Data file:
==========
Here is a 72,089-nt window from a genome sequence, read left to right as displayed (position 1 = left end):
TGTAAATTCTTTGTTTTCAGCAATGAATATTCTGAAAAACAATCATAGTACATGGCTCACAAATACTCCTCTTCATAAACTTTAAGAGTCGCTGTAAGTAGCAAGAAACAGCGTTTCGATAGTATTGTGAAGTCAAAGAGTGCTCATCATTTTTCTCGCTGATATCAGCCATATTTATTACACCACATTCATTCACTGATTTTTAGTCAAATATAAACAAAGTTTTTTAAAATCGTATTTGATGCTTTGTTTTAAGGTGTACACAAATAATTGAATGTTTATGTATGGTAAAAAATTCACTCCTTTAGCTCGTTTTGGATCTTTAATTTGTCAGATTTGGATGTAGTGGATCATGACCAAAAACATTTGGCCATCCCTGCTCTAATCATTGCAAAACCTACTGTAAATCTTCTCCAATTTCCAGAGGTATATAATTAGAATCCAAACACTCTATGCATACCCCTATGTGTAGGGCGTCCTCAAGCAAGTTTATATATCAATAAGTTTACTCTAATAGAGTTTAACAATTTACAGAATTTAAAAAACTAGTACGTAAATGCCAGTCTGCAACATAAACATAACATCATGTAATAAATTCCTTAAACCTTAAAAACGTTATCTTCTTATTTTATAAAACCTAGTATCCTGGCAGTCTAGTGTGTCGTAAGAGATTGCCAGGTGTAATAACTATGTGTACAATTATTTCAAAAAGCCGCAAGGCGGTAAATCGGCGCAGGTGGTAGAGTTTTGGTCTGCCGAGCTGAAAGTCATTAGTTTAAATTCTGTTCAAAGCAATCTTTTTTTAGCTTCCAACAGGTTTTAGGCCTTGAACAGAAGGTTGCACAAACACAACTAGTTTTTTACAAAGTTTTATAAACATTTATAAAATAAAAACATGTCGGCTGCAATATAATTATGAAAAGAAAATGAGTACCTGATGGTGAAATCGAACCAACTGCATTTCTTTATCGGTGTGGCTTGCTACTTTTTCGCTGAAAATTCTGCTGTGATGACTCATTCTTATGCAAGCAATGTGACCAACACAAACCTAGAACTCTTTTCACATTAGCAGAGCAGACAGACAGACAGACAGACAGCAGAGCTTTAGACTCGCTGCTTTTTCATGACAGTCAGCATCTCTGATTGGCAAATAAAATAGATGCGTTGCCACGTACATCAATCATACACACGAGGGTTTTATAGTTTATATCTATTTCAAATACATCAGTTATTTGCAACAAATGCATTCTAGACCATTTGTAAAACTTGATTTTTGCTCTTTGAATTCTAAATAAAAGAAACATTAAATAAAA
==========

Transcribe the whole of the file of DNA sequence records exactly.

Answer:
Here is a 72,089-nt window from a genome sequence, read left to right as displayed (position 1 = left end):
TGTAAATTCTTTGTTTTCAGCAATGAATATTCTGAAAAACAATCATAGTACATGGCTCACAAATACTCCTCTTCATAAACTTTAAGAGTCGCTGTAAGTAGCAAGAAACAGCGTTTCGATAGTATTGTGAAGTCAAAGAGTGCTCATCATTTTTCTCGCTGATATCAGCCATATTTATTACACCACATTCATTCACTGATTTTTAGTCAAATATAAACAAAGTTTTTTAAAATCGTATTTGATGCTTTGTTTTAAGGTGTACACAAATAATTGAATGTTTATGTATGGTAAAAAATTCACTCCTTTAGCTCGTTTTGGATCTTTAATTTGTCAGATTTGGATGTAGTGGATCATGACCAAAAACATTTGGCCATCCCTGCTCTAATCATTGCAAAACCTACTGTAAATCTTCTCCAATTTCCAGAGGTATATAATTAGAATCCAAACACTCTATGCATACCCCTATGTGTAGGGCGTCCTCAAGCAAGTTTATATATCAATAAGTTTACTCTAATAGAGTTTAACAATTTACAGAATTTAAAAAACTAGTACGTAAATGCCAGTCTGCAACATAAACATAACATCATGTAATAAATTCCTTAAACCTTAAAAACGTTATCTTCTTATTTTATAAAACCTAGTATCCTGGCAGTCTAGTGTGTCGTAAGAGATTGCCAGGTGTAATAACTATGTGTACAATTATTTCAAAAAGCCGCAAGGCGGTAAATCGGCGCAGGTGGTAGAGTTTTGGTCTGCCGAGCTGAAAGTCATTAGTTTAAATTCTGTTCAAAGCAATCTTTTTTTAGCTTCCAACAGGTTTTAGGCCTTGAACAGAAGGTTGCACAAACACAACTAGTTTTTTACAAAGTTTTATAAACATTTATAAAATAAAAACATGTCGGCTGCAATATAATTATGAAAAGAAAATGAGTACCTGATGGTGAAATCGAACCAACTGCATTTCTTTATCGGTGTGGCTTGCTACTTTTTCGCTGAAAATTCTGCTGTGATGACTCATTCTTATGCAAGCAATGTGACCAACACAAACCTAGAACTCTTTTCACATTAGCAGAGCAGACAGACAGACAGACAGACAGCAGAGCTTTAGACTCGCTGCTTTTTCATGACAGTCAGCATCTCTGATTGGCAAATAAAATAGATGCGTTGCCACGTACATCAATCATACACACGAGGGTTTTATAGTTTATATCTATTTCAAATACATCAGTTATTTGCAACAAATGCATTCTAGACCATTTGTAAAACTTGATTTTTGCTCTTTGAATTCTAAATAAAAGAAACATTAAATAAAA